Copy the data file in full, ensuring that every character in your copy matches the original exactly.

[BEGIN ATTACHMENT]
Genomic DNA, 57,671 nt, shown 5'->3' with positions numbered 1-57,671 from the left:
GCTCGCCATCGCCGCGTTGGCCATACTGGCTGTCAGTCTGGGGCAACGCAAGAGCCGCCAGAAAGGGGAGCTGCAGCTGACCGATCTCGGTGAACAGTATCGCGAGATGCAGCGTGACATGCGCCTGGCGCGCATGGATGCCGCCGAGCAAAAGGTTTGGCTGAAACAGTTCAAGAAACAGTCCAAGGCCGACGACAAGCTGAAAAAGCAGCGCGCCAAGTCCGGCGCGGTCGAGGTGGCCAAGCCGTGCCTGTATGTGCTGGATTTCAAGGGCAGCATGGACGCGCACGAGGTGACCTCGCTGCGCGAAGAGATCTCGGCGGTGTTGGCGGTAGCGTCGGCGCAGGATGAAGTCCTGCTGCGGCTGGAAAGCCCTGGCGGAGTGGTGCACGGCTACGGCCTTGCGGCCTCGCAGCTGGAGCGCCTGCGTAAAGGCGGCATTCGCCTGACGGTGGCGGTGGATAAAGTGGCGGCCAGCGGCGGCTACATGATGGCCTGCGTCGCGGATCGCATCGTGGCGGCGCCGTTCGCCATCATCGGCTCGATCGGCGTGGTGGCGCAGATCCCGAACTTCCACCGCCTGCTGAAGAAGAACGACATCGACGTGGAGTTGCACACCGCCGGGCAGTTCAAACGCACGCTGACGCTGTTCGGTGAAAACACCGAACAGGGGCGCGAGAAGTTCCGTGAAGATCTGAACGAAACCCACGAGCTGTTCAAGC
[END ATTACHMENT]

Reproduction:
Genomic DNA, 57,671 nt, shown 5'->3' with positions numbered 1-57,671 from the left:
GCTCGCCATCGCCGCGTTGGCCATACTGGCTGTCAGTCTGGGGCAACGCAAGAGCCGCCAGAAAGGGGAGCTGCAGCTGACCGATCTCGGTGAACAGTATCGCGAGATGCAGCGTGACATGCGCCTGGCGCGCATGGATGCCGCCGAGCAAAAGGTTTGGCTGAAACAGTTCAAGAAACAGTCCAAGGCCGACGACAAGCTGAAAAAGCAGCGCGCCAAGTCCGGCGCGGTCGAGGTGGCCAAGCCGTGCCTGTATGTGCTGGATTTCAAGGGCAGCATGGACGCGCACGAGGTGACCTCGCTGCGCGAAGAGATCTCGGCGGTGTTGGCGGTAGCGTCGGCGCAGGATGAAGTCCTGCTGCGGCTGGAAAGCCCTGGCGGAGTGGTGCACGGCTACGGCCTTGCGGCCTCGCAGCTGGAGCGCCTGCGTAAAGGCGGCATTCGCCTGACGGTGGCGGTGGATAAAGTGGCGGCCAGCGGCGGCTACATGATGGCCTGCGTCGCGGATCGCATCGTGGCGGCGCCGTTCGCCATCATCGGCTCGATCGGCGTGGTGGCGCAGATCCCGAACTTCCACCGCCTGCTGAAGAAGAACGACATCGACGTGGAGTTGCACACCGCCGGGCAGTTCAAACGCACGCTGACGCTGTTCGGTGAAAACACCGAACAGGGGCGCGAGAAGTTCCGTGAAGATCTGAACGAAACCCACGAGCTGTTCAAGC